Pure Land

    Pure Land - a Documentary Film

    A spiritual journey of two Japanese Buddhists living outside New York City and their everyday practice to awakening

     NY, United States
    This is a Fiscally-Sponsored Project

    Fiscally Sponsored by Fractured Atlas


    Miki Nakura is a 55-year-old Japanese Buddhist priest living not far from New York City in Fairview, New Jersey. His dedication to Buddhism, which originally started after his father’s death in his early 20s, has brought him many miracle encounters in his lifetime. One such encounter was with a 91-year-old Japanese immigrant, Toni Katz. When they met, Miki was immediately inspired by Toni’s dramatic story. 
     In post-war Japan, 62 years ago, Toni met an American soldier, fell in love, and moved to the Bronx, New York with their first daughter. Since that day, Toni’s life was all about being strong – as an immigrant, as a wife, as a mother and as a grandmother. She was one of the first Japanese women who married an American citizen after the war. International marriage was so rare at that time that she didn’t have many resources that made her understand different values of a traditional American family. She had to carefully judge others and surrounding situations to attain everything she needed based on what seemed right and wrong. But this strategy was often exhausting, because in reality, how things would turn out were out of her control. 

    For Toni, this chance encounter with Rev. Miki was a call to change. She started attending Miki’s services, and one day, she asked if Miki would like to live with her and her husband, Bernie. She thought living with a Buddhist priest would help her to embrace a Buddhist way of living, which later made her realize impermanency and egolessness: innumerous causes and conditions determine every existence in this universe, so nothing can be achieved by one’s self-centered mind.
    Miki took the offer with humility, and it’s been five years since Miki moved into Toni and Bernie's house. Every morning, Toni attends Miki’s Buddhist service in her own living room, and they meditate together. Through listening to Toni’s own interpretation of Buddhism, Miki found the Buddha-nature in Toni, which seemed to be only waiting for its full bloom. At the age of 91, Tony is experiencing her full religious consciousness for the first time. Her journey with Buddhism has just begun.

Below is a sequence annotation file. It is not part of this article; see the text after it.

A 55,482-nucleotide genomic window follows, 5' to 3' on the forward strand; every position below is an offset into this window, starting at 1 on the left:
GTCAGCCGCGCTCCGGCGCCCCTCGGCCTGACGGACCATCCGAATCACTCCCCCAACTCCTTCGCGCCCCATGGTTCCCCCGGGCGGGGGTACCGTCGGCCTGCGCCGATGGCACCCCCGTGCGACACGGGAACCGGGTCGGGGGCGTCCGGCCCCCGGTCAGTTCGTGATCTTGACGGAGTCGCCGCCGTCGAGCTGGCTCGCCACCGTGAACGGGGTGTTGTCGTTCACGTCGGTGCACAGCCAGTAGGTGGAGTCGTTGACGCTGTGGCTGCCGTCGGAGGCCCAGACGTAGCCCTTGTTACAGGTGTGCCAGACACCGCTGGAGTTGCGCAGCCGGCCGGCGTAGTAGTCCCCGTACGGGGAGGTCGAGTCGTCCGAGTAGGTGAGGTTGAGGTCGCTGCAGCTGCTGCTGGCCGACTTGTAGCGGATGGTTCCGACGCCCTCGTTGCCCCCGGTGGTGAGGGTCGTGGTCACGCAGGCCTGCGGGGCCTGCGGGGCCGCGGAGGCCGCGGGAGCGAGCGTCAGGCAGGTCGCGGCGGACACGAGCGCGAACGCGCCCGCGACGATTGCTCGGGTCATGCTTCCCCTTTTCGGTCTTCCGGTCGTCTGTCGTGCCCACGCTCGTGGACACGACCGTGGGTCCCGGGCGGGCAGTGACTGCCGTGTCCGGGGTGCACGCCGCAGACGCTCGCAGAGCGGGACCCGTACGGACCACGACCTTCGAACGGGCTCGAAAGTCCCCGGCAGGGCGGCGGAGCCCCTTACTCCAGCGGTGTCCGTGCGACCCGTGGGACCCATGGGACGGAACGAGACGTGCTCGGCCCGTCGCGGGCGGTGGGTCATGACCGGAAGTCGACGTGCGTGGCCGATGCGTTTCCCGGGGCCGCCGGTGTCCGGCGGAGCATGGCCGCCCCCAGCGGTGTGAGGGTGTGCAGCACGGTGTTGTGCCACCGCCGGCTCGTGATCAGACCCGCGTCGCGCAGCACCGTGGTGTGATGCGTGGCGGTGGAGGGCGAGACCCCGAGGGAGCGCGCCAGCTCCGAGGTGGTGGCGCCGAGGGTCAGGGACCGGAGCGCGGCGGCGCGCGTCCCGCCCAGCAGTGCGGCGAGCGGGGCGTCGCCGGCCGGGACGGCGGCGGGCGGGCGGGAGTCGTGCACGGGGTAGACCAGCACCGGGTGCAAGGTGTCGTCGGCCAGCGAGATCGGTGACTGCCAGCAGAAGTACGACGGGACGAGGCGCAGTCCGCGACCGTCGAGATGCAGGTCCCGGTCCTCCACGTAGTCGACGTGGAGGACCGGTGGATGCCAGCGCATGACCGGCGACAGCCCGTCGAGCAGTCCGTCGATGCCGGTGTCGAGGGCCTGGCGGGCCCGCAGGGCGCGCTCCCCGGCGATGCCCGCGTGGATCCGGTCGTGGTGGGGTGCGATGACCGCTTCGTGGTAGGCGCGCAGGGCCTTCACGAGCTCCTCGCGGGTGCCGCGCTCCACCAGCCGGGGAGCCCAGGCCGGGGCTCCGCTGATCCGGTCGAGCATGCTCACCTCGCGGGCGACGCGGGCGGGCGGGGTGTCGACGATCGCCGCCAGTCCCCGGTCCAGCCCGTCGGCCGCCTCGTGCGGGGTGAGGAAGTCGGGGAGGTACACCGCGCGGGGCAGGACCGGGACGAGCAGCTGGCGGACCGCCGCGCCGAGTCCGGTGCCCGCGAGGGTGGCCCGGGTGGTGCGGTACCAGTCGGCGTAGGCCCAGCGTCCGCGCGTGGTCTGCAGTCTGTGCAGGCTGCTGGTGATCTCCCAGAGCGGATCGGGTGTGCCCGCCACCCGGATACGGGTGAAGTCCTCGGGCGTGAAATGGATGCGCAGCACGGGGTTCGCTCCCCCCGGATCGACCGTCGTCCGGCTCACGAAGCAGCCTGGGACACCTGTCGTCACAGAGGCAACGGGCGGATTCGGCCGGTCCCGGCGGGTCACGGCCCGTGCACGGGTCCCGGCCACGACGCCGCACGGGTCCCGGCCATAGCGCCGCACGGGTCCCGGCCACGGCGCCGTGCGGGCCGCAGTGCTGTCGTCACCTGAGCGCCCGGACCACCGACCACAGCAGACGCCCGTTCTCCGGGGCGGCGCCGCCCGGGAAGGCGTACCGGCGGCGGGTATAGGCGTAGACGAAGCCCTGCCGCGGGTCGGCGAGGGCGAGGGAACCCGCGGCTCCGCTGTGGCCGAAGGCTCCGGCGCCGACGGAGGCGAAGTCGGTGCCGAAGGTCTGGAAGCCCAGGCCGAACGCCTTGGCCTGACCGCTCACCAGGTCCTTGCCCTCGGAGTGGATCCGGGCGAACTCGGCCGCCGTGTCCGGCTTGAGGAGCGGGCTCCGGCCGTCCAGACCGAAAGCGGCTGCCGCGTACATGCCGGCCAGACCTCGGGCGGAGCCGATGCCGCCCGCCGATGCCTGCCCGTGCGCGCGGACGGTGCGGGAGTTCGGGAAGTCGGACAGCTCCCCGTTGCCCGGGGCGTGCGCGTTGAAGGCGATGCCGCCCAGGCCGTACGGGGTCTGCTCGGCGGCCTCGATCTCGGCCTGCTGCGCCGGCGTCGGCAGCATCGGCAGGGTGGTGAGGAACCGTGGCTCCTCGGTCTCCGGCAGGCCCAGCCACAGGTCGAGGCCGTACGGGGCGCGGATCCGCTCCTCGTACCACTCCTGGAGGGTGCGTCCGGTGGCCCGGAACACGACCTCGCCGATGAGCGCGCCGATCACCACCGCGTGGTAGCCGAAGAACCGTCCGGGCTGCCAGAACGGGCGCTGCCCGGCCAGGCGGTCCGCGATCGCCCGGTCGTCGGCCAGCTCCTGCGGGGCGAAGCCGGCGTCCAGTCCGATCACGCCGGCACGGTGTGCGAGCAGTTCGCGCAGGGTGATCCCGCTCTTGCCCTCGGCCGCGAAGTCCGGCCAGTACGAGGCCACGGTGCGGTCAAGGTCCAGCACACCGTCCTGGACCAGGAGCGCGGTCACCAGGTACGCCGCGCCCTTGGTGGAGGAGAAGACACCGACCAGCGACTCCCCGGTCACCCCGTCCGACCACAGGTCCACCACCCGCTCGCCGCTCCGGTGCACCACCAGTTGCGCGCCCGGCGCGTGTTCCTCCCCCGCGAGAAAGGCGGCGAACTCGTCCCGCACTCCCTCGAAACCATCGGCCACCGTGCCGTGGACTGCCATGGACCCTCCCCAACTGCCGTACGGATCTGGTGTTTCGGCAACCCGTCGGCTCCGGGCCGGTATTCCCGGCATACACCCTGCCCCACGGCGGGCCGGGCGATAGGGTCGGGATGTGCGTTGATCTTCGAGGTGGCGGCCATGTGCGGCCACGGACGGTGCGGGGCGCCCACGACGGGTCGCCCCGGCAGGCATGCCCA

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       Toni and Bernie Katz                                    Rev. Miki Nakura


    This is a story about two Japanese Buddhists living together and their daily practice to awakening. Everyday life is full of worries, anxieties, and fears. We are living uneasily in the middle of all these sufferings. Awakening in Buddhism refers finding solutions for these matters and the state of mind, which set us free from the realistic wants and fears. 
    Instead of an intellectual approach to understand the awakening, we visit Miki and Toni at their home and become part of their space and time through the lens of a camera. Outside the house they live in, we see Rev. Miki’s life mission to introduce Buddhist philosophies among different communities in New York. 
    This film touches on Toni’s immigration story along with her exploration with Buddhism. A layer of the story, which revisits Toni’s past 60 years after her marriage, weaves present-day footage with archival photographs and Toni’s voice-over to bring light to her transformation.